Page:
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Mental Health & Obesity 2014: Sensitized Reward Pathways, Depression and Obesity Treatment

Dr. David Macklin, MD, CCFP, University of Toronto

The obesity epidemic is perhaps best explained as the result of a missmatch between our ancient reward brain and our modern tasty food filled environment. The taste of hyperpalatable foods drives an opioid based emotional pleasure, and repeated “stimulation” creates an associative-Pavlovian learning. After conditioning has taken place, often over many years, exposure to these same “cues” drives a sensitized reward pathway leading to pathalogical levels of wanting often overwhelming an individuals capacity to withstand the urge to eat. This “hedonic signalling” in response to hyper palatable foods is is increasingly recognized as a leading cause of obesity world wide.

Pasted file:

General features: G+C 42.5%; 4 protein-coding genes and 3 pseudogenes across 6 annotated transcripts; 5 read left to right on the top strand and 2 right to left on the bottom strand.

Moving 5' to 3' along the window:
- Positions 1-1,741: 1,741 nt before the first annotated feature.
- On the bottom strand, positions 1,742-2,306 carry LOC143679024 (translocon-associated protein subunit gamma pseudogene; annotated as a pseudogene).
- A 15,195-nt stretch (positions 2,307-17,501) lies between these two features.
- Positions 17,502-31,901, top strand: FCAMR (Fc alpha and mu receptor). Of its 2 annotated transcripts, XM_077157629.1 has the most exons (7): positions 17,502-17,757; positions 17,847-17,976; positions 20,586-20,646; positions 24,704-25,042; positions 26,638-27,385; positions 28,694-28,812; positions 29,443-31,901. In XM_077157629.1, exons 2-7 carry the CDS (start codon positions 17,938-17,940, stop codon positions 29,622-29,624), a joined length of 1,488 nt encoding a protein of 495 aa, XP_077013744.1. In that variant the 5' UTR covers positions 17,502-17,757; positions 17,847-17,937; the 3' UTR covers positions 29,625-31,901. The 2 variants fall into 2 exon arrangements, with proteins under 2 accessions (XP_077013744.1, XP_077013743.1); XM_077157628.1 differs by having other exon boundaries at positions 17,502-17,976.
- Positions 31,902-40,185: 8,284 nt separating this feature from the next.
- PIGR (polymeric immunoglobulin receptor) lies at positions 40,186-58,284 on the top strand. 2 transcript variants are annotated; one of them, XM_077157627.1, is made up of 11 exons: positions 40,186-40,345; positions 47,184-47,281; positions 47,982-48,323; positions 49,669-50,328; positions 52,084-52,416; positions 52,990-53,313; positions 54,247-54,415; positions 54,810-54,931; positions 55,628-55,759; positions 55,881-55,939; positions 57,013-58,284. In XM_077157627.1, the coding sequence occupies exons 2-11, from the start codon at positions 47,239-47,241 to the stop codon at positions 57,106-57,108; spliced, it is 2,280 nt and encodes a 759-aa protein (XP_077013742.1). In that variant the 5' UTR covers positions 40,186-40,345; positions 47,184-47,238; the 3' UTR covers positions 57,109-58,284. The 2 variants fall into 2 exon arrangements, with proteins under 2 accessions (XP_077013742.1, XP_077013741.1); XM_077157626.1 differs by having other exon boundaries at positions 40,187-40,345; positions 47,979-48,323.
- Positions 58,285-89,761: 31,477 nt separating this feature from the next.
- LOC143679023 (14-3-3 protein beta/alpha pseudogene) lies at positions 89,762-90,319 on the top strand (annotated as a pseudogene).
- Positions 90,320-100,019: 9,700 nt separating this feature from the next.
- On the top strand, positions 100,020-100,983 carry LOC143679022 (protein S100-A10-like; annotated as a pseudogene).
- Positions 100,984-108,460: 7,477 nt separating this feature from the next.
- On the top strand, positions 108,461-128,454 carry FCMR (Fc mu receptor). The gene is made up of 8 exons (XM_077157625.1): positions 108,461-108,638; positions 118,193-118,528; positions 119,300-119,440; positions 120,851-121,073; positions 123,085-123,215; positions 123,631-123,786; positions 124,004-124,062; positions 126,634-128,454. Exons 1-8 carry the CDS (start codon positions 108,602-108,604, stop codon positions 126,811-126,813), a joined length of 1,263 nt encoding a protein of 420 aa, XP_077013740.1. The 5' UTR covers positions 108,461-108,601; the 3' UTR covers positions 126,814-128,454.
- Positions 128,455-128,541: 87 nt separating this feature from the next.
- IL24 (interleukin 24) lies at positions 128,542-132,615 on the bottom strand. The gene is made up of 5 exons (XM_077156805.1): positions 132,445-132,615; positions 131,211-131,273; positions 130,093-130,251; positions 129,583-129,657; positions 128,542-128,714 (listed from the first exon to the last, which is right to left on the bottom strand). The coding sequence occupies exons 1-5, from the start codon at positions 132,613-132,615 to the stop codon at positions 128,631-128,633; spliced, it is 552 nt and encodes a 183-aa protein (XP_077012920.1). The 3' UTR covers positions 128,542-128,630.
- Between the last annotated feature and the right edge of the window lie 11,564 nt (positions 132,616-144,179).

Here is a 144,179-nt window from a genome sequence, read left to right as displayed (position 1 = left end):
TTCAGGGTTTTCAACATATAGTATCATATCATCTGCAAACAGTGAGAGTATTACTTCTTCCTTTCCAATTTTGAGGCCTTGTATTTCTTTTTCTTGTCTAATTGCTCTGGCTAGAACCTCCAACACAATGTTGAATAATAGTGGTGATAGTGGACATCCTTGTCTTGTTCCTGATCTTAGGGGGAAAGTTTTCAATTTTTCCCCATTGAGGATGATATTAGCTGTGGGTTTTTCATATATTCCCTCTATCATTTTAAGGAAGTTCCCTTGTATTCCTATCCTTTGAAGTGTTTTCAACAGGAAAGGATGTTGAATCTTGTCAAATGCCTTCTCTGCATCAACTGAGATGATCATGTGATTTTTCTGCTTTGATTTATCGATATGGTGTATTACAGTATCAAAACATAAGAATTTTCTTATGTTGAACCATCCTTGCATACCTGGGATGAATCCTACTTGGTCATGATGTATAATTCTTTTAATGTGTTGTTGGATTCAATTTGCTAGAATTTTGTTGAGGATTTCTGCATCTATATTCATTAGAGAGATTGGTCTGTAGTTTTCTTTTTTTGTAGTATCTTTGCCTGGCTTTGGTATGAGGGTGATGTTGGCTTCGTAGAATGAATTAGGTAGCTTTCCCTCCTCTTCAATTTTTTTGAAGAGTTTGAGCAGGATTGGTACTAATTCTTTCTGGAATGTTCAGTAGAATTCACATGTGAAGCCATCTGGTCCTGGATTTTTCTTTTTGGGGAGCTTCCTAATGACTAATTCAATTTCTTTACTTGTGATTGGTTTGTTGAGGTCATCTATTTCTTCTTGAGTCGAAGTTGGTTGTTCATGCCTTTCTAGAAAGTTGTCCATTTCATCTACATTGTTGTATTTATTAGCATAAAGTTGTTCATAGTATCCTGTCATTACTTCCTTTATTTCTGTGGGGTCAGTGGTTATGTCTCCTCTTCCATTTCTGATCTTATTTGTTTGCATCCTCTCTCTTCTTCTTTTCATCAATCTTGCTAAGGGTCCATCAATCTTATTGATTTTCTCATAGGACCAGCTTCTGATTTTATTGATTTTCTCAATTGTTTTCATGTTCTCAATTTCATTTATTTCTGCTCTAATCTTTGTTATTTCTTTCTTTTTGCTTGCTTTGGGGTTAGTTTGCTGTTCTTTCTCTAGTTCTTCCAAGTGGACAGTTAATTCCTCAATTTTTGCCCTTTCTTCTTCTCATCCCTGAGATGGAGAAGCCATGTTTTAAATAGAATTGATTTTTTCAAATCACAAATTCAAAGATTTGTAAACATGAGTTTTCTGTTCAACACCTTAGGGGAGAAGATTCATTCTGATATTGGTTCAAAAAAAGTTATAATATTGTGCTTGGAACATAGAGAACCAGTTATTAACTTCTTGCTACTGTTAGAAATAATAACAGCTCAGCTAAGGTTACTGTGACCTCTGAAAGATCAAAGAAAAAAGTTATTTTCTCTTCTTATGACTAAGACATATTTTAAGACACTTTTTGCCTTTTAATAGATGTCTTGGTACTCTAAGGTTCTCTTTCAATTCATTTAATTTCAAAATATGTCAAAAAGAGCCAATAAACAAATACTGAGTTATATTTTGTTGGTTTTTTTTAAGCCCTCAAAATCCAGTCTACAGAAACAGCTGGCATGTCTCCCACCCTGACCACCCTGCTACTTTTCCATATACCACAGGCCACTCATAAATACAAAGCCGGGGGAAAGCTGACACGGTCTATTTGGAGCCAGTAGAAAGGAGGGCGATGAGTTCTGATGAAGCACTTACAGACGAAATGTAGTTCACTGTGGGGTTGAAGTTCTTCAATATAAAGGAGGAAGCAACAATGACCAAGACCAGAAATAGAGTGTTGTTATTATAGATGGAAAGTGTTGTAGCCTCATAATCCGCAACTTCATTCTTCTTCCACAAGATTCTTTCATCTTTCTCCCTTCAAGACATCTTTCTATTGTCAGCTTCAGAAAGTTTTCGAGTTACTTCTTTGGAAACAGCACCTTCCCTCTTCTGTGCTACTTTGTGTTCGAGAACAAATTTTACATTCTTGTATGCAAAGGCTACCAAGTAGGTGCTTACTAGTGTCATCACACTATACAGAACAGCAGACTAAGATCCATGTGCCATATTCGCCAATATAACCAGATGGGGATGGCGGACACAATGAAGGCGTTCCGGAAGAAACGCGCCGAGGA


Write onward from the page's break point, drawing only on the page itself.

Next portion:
Obesity is associated with an approximately 25% increase in odds of Depression. Reward signalling mediated by the dopaminergic mesolimbic system has been postulated to play a major role in both the development of obesity as well as depression. Depression has been shown to both up modulate reward signalling as well as degrade the more cortical functions of impulse control and restraint. This presentation will demonstrate a novel behavioural weight management perspective detailing how the effects of depression can be recognized and it’s association with obesity can be clinically managed.